Manufactured Landscapes and the Guilty Conscience
Manufactured Landscapes and the Guilty Conscience
Ever since the 18th century, architects, city planners, and landscape architects have taken a position on industrialization and its resulting constructs. From projects and proposals embracing industrialization to those rejecting it, it is clear that “the city itself is considered a product of industrialization (capital and production flows), that does not simply begin or end, but evolves to affect city form and function in various ways.”1 However, we are now truly beginning to feel the consequential force of the post-industrial world – consequences which extend not only to the ground but also to the mind and the body. These conditions are represented in Edward Burtynsky’s landscape photography, as well as the documentary film Manufactured Landscapes by Jennifer Baichwal.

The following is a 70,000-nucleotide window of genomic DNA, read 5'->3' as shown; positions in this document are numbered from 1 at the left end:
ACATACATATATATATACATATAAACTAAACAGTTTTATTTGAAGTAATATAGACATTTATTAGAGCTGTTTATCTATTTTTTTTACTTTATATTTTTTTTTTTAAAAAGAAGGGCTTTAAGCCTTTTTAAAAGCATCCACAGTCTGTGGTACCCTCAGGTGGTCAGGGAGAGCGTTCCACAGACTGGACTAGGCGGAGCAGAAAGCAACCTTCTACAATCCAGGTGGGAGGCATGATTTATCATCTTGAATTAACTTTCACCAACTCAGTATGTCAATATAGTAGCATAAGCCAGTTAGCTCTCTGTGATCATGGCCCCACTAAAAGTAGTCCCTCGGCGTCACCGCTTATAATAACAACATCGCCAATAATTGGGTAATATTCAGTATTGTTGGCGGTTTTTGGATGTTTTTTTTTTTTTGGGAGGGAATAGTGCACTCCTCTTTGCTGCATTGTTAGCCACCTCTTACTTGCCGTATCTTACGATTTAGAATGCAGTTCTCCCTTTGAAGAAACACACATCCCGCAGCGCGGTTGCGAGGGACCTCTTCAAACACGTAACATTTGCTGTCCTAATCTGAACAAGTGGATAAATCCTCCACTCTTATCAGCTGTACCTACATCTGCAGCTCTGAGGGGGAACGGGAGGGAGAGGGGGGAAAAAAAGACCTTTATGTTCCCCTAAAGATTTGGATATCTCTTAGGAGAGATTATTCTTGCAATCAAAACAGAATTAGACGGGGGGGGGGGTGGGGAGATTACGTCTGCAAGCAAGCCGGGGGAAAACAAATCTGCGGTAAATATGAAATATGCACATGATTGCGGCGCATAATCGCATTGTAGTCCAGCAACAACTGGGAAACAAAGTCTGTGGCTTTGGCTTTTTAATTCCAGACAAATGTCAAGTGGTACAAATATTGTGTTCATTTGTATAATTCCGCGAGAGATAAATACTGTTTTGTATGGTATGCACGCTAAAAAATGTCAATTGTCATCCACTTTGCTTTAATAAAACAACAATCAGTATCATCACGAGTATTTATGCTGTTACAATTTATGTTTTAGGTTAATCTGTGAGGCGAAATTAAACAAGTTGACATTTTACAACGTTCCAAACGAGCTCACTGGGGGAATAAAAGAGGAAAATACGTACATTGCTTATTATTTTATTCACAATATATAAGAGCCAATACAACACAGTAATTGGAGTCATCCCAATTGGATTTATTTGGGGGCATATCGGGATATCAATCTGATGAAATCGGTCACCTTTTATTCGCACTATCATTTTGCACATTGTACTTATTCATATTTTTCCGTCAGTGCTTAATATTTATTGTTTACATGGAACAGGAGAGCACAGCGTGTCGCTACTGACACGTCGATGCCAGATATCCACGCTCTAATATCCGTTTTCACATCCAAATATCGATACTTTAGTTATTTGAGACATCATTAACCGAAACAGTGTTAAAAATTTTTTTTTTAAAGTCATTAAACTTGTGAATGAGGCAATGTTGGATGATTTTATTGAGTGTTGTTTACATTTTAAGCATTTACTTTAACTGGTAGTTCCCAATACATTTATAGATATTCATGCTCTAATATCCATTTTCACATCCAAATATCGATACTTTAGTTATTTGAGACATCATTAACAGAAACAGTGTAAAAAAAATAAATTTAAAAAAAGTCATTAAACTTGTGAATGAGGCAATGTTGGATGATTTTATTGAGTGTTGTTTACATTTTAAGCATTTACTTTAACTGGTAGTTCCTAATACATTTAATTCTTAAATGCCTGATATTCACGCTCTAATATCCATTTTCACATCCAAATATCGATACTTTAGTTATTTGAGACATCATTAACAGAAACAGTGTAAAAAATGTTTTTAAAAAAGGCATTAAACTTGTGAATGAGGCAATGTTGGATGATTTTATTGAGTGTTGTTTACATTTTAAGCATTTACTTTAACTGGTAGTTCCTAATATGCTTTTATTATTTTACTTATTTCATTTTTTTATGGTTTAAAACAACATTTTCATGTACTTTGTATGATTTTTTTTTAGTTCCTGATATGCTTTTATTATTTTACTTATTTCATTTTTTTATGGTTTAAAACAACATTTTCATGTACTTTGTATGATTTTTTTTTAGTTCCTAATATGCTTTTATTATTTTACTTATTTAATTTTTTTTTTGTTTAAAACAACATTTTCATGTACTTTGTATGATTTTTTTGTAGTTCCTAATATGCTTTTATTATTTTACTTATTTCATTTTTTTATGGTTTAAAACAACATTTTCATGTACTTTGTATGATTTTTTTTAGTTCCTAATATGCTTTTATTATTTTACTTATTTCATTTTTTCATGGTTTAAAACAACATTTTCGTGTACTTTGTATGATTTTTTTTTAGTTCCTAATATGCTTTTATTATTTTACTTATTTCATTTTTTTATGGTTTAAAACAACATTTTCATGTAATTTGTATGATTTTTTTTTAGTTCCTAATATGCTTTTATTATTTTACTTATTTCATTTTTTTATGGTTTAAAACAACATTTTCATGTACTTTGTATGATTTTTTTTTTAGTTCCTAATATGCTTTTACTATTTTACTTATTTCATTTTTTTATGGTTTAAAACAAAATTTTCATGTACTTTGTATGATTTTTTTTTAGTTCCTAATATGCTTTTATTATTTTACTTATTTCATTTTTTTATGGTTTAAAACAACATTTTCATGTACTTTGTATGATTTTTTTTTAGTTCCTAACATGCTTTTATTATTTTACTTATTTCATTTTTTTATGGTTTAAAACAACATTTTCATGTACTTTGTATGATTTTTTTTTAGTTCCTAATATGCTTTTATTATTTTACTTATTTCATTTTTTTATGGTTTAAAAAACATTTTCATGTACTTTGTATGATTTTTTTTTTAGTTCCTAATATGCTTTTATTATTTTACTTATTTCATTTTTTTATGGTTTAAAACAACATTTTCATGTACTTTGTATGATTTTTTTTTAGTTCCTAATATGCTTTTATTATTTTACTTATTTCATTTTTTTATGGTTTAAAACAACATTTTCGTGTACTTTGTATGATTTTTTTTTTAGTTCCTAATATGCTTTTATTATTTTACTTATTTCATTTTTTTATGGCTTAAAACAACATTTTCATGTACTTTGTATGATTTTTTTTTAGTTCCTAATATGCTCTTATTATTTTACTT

Industry, architecture, and man are intertwined, as suggested by Burtynsky’s photographic shots of the Chinese factory workers (Fig. 1) which call to mind the office scene from Jacques Tati’s 1967 film Playtime (Fig. 2). Also captured from an overhead aerial view, Tati’s office scene depicts the monotonous, sterile quality of a seemingly endless grid of cubicles. This is a commentary on the conditions of modernity manifested in the workplace, along with the rise of advanced technologies leading to increasing standardization and repetition. There are several distinctions between Tati’s scene and Burtynsky’s photographs, however, which make clear the difference in time and location. Tati’s scene depicts a proliferation of several internally directed units that are spatially demarcated by a separation of circulation. This symbolizes the societal segmentation of the times, and also represents the divisions of labor, giving the illusion of private space within a collective whole. Burtynsky’s factory photographs eliminate this privatization and separation entirely. The photographs, as well as Baichwal’s opening scene, show an interminable continuity of a free plan without vertical separation aside from the steel trusses that frame the aircraft hangar-esque factory. Additionally achieved in the film is a rhythmic repetition as the camera moves steadily down the aisles of workers, which visually emphasizes the tedium of the working conditions.